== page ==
… which I was, down there in the post about the Stanley Marcus home. But over in the DMN’s Arts Blog, theater critic Lawson Taitte was also speaking about the architect, specifically the Frank Lloyd Wright-designed Kalita Humphreys Theater (left), and what the city plans to do with it, now that the Dallas Theater Center is moving to the Wyly Theater this fall. It’s a question I’ve heard pop up in local arts and theater conversations for many months now.
Lawson reports that the Office of Cultural Affairs is developing a master plan about What To Do with the Wright. “A team of a dozen distinguished consultants has been studying the history of the building … Now they’re seeking input from arts groups and the public at large. I went to the Tuesday meeting at the South Dallas Cultural Center. There’s another, open to everybody, at the Latino Cultural Center at 6 p.m. on Wednesday.”
The city is trying to balance the needs of arts groups and the desire to preserve the building while getting some real use out of it. Lawson goes on to recount his own contribution to Tuesday’s meeting — arguing that the additions and changes that were made to the lobby 20 years ago have always struck him as distinctly un-Wright — that is, Wrong.
I’m of the opposite opinion. No, not that the additions are very much in Wright’s manner. Rather, we should face a few facts about the Humphreys.
Chief among them: It’s simply not one of Wright’s masterworks. It wasn’t designed for that site — it was designed for a theater in Connecticut — and making a building respond or reflect the landscape around it was, after all, one of the chief insights Wright brought to modern architecture. So it fails that benchmark right off. The unsuitableness of the Kalita for that site is apparent in the way it faces up the hill and toward the Katy Trail, while everyone driving up gets to see what is essentially the butt-end loading entrance.
What’s more, several of Wright’s ideas about theaters didn’t work and have simply had to be corrected for practical, even first-aid reasons. For example, Wright hated all the wiring and lighting equipment dangling down from the typical theater’s lighting grid. So he developed those semi-circular metal slits you see in the auditorium’s ceiling. The equipment was supposed to be tucked away behind them, with the beams of light shining through the slits.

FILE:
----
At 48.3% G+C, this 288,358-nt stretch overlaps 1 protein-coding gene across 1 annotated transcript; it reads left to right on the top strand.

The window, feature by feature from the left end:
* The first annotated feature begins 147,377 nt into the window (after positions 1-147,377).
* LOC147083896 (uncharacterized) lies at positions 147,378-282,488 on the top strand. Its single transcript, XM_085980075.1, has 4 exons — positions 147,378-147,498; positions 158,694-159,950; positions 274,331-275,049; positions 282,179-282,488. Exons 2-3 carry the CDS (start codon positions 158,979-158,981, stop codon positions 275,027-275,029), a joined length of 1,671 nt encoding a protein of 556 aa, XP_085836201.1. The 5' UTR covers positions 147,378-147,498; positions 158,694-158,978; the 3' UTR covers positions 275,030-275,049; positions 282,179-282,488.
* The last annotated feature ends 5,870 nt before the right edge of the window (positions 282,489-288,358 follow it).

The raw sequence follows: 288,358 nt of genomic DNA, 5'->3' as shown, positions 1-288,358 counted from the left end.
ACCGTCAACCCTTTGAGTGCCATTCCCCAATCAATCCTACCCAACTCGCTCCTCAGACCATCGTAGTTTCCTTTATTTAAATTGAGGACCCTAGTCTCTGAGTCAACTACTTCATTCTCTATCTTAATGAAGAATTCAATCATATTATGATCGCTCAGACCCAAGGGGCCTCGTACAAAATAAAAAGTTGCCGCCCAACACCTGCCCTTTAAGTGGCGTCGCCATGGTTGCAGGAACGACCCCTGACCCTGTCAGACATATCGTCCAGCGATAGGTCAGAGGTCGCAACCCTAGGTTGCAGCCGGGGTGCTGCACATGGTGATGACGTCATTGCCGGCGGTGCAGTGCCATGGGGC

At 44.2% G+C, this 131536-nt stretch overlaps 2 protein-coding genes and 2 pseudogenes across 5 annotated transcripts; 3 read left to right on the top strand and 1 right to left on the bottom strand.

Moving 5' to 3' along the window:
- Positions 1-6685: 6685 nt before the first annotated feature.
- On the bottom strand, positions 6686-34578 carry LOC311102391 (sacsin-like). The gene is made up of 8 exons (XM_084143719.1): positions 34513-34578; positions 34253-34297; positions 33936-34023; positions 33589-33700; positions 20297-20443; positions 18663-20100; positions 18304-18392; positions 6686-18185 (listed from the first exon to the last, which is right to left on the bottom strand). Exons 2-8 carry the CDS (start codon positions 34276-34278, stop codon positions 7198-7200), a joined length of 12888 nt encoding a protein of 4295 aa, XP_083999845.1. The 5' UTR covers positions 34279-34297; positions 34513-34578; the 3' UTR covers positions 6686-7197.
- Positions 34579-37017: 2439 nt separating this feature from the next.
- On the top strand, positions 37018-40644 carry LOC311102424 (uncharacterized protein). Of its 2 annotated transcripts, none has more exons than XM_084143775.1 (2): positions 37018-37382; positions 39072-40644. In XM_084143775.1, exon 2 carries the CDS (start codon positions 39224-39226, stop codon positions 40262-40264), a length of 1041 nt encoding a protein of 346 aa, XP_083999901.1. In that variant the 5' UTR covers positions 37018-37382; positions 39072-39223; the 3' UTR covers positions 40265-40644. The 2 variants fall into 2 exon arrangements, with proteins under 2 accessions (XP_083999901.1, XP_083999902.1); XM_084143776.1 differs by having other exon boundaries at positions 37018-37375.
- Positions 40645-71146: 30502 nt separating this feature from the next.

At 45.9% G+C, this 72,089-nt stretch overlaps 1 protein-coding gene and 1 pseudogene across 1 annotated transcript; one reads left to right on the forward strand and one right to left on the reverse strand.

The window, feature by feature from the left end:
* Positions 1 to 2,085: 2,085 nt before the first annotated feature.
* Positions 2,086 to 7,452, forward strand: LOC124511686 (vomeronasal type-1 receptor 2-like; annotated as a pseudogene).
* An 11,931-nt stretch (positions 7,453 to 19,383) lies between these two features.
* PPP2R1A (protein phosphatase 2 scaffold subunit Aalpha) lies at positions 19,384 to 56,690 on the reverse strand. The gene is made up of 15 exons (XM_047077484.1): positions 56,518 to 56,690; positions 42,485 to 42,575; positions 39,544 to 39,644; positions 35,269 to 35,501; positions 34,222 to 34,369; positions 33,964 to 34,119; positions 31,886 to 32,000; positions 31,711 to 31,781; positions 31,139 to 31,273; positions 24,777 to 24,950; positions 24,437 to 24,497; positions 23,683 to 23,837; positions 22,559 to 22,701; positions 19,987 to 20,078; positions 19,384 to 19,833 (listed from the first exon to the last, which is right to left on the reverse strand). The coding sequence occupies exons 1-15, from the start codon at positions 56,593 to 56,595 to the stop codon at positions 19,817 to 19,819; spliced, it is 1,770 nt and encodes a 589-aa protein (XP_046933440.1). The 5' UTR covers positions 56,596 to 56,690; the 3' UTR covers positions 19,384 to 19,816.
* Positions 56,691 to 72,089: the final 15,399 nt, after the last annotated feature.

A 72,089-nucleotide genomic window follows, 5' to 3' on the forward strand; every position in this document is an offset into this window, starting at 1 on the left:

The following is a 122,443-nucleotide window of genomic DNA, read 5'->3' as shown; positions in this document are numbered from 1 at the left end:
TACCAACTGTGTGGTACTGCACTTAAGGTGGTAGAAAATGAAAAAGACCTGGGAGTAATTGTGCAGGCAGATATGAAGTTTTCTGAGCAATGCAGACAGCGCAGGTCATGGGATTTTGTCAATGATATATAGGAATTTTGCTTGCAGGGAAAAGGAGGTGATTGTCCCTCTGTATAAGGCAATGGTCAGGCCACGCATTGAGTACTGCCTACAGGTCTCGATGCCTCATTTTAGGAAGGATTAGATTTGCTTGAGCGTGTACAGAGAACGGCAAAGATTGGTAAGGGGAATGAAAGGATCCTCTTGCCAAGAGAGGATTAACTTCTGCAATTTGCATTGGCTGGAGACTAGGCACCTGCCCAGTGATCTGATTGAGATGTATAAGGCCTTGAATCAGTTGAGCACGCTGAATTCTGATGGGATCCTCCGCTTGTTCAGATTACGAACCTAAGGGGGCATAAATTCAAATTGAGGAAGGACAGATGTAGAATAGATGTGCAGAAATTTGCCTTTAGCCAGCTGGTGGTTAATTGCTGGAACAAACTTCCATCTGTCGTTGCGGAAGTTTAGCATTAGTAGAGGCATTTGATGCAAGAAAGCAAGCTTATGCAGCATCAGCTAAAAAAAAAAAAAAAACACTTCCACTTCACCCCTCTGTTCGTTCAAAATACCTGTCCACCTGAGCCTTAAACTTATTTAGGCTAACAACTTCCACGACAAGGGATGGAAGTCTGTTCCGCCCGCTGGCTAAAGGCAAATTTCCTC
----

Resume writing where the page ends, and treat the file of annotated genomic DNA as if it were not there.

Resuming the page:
Or you might be able to see the slits, if they weren’t obscured by the pipes and lighting equipment that the Theater Center, over the years, has had to improvise up there to make the stage lighting actually work. Ditto the infamous slanted stairwells that found many an elderly matinee-attendee collapsed at the bottom. The stairwells were eventually straightened out — along with a lot of other improvements.
The Guggenheim (which the Kalita resembles, having been designed in roughly the same period) exemplifies Wright’s equally misguided and somewhat dictatorial notions about museums. But that building is so striking, even lovely in its dimensions and scale and curves, that it offsets the fact that, say, visitors can’t step back too far to look at an artwork or they’ll fall off the ramp into the lobby atrium.
The chunky, blocky Kalita, on the other hand, simply lacks the same graceful, coherent design. From many angles, one can’t help but think of a concrete bunker or defensive gun turret. So I don’t see why some additional (minor) changes shouldn’t be done, if needed, if this space is going to continue as a working theater — just as the lobby was added to and the management/support building was constructed off to the side and the parking lots and driveways have been re-routed around the building to make traffic flow more sensibly. None of those were in Wright’s original design, and you can’t say they haven’t helped.
I don’t see why an architect’s failures need to be preserved, even a great architect’s, particularly if we’re to continue using the building, but I’m well aware I’m in the minority here. It’s plain the city could never tear it down — not with the incredible outcry that would inevitably follow. It is one of only three theaters Wright designed, after all, even though how highly prized the building is by Wright’s fans can be adduced by the fact that it’s regularly left out of the illustrations in the hundreds of books written about the man and his work. Often, it’s not even mentioned.
Lawson is certainly ‘wright’ about one thing: Deciding on a future use/preservation plan won’t be that easy — beyond what I take to be Jac Alder’s perfectly sensible position, that theater companies should be allowed to continue to use the building and that it shouldn’t be turned into some mothballed museum landmark.